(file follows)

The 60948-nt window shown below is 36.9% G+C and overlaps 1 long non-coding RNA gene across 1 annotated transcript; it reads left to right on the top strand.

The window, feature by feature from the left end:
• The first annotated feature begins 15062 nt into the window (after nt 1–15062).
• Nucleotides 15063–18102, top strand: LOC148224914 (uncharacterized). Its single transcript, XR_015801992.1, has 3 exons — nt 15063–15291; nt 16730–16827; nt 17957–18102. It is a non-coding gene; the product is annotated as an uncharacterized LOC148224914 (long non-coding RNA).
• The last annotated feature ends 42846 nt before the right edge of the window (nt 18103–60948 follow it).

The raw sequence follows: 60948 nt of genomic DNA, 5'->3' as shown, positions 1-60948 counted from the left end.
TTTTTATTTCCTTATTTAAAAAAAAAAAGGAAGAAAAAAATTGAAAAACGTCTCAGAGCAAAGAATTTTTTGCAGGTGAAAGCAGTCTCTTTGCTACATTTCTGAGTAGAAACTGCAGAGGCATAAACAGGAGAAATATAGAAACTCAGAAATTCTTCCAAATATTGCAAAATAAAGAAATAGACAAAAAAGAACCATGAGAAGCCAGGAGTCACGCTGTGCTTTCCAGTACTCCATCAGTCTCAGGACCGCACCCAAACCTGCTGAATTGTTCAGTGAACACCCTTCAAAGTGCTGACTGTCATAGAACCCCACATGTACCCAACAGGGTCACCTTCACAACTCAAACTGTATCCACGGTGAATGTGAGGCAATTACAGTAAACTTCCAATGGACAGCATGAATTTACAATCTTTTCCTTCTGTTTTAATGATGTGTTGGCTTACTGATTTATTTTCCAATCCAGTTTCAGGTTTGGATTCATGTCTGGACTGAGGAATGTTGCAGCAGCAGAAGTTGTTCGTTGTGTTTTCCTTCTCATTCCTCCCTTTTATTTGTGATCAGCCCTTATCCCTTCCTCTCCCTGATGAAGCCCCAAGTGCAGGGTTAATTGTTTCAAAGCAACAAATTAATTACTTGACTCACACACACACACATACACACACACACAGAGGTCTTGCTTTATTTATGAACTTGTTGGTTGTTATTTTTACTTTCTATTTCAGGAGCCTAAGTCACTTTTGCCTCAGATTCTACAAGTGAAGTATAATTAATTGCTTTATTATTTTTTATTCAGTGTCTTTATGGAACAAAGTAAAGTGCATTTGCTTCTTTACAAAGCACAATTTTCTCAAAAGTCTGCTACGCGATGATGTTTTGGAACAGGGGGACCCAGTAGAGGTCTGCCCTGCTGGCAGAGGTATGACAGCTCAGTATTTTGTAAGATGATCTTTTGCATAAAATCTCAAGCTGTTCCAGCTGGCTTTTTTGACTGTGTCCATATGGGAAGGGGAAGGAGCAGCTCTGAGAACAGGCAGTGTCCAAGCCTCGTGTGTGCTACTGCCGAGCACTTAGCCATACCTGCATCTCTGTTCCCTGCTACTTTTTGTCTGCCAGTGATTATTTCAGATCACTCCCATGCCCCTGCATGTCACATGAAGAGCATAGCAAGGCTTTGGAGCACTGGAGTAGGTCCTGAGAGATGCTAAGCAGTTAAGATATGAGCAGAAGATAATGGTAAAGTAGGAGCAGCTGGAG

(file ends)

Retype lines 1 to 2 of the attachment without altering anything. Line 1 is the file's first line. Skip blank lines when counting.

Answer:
The 60948-nt window shown below is 36.9% G+C and overlaps 1 long non-coding RNA gene across 1 annotated transcript; it reads left to right on the top strand.

The window, feature by feature from the left end: